Advantages of Virtual Technical and Skills Training Courses on Malaria During COVID-19 in Myanmar

Aung K. Zaw et al. share in a poster their experiences with malaria and COVID-19 in Myanmar through the Defeat Malaria USAID/PMI Project. This can be found at the website of the 69th Annual Meeting of American Society of Tropical Medicine and Hygiene Which is virtual. Their presentation is see below.

The President’s Malaria Initiative-supported Defeat Malaria Project aims to enhance the technical and operational capacity of the NMCP and health care providers in four States/Regions of Myanmar between 2016-2021. The project designed a capacity development strategy for staff and the NMCP using cascade training.

Master mentors (MM) from new Regions of the project were trained November/December 2019 who will train a cadre of general trainers (GT) at district and township level. Then GT will conduct onsite courses for integrated community malaria volunteers (ICMV).

However, due to the current COVID-19 situation travel and movement restrictions are in place. The project shifted from classroom-based to virtual training via Zoom for a 5-day training of GT and to develop 11 GT on malaria and other ICMV-managed diseases and training skills.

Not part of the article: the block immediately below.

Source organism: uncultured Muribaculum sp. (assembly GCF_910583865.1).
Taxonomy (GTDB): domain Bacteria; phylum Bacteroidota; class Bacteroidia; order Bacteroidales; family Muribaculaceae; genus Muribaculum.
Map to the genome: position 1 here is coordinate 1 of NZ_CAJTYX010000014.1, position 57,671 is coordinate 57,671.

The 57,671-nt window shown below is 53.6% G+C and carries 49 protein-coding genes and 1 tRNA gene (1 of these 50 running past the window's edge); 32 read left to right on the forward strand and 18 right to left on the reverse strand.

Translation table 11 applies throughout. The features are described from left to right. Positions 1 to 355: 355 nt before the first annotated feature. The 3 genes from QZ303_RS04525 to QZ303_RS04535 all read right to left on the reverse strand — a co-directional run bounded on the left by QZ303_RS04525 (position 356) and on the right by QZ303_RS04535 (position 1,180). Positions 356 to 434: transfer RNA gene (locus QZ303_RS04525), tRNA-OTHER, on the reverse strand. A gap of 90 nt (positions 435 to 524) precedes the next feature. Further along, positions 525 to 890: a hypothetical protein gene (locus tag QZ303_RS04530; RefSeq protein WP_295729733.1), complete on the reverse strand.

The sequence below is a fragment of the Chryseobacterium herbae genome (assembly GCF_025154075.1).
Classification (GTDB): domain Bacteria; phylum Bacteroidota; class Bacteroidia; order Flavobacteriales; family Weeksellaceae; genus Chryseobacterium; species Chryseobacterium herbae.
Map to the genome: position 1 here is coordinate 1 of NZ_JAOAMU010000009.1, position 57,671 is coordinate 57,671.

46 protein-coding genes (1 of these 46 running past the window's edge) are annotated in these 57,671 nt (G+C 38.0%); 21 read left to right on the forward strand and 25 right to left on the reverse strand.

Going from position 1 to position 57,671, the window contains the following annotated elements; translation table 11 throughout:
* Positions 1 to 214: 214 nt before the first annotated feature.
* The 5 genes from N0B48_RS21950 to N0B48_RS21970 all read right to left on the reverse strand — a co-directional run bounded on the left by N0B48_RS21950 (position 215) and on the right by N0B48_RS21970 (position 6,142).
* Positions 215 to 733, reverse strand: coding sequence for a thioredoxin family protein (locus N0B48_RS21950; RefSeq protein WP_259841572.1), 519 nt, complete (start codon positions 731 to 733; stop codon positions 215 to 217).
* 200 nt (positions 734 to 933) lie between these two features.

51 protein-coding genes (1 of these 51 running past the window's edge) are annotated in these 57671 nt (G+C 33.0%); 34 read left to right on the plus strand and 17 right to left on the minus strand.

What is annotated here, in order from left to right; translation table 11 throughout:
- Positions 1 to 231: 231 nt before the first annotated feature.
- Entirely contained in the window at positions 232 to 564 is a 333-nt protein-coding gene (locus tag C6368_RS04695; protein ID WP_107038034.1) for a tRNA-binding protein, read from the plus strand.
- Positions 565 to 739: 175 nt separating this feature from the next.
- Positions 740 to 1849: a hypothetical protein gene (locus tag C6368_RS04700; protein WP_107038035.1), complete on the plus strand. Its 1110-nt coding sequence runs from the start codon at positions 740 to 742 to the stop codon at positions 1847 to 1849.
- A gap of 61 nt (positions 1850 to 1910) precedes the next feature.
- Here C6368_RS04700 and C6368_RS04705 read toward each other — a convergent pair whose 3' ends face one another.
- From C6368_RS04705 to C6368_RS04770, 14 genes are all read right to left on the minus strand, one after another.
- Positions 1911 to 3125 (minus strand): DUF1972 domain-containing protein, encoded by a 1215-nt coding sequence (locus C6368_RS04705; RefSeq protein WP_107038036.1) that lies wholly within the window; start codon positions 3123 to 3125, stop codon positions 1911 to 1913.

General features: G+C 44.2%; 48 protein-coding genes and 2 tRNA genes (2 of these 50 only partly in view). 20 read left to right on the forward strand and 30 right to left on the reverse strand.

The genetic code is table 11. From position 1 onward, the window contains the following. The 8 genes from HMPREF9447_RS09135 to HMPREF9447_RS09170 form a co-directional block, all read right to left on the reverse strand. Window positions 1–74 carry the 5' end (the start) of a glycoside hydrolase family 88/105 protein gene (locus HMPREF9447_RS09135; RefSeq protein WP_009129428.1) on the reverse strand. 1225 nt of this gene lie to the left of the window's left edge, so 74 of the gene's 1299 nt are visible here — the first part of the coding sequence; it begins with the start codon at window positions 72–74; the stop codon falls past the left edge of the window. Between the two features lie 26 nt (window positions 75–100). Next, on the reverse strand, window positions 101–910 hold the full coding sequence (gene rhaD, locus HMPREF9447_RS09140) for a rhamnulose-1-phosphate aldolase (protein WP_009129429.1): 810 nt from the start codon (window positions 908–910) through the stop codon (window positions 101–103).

Participatory classroom training methodology was used for virtual training, including knowledge update and skills and attitudes development. Pre and post-training knowledge assessments and skills assessments were carried out to measure knowledge improvement. Daily and end course evaluations were done to gauge participants’ perception of virtual training. 64% of participants passed (score ?80%) the pre-training knowledge assessment, and 100% achieved ?80% on the post-training assessment.

Training skills (facilitation and demonstration of skills) were assessed using checklists during practice with RDTs and all participants passed. Coaching skills could not be assessed in this virtual training. Daily evaluation results showed that participants’ expectations and objectives were met. 75% stated that they felt more confident in planning and conducting a training course.

According to the final evaluation, 83% of participants felt positive about the virtual training methodology. On the other hand, 17% noted occasional difficulty hearing due to unstable internet connections. From a logistics and cost standpoint, it is feasible to continue the use of the virtual training platform for technical and training skills courses at the township level.

Authors and Affiliations

Aung K. Zaw(1), May Khin(1), Thiha Soe(1), Khin Zin(1), Ni Ni Aye(1), May Aung Lin(2), Thin Chit(2), Naung Naung(2), Paing Lin(2), Soe Tun(2), Wai Paing(2), Arkar Thant(2) – 1.Jhpiego, Myanmar/PMI Defeat Malaria, Yangon, Myanmar, 2.University Research Co., Myanmar/PMI Defeat Malaria, Yangon, Myanmar

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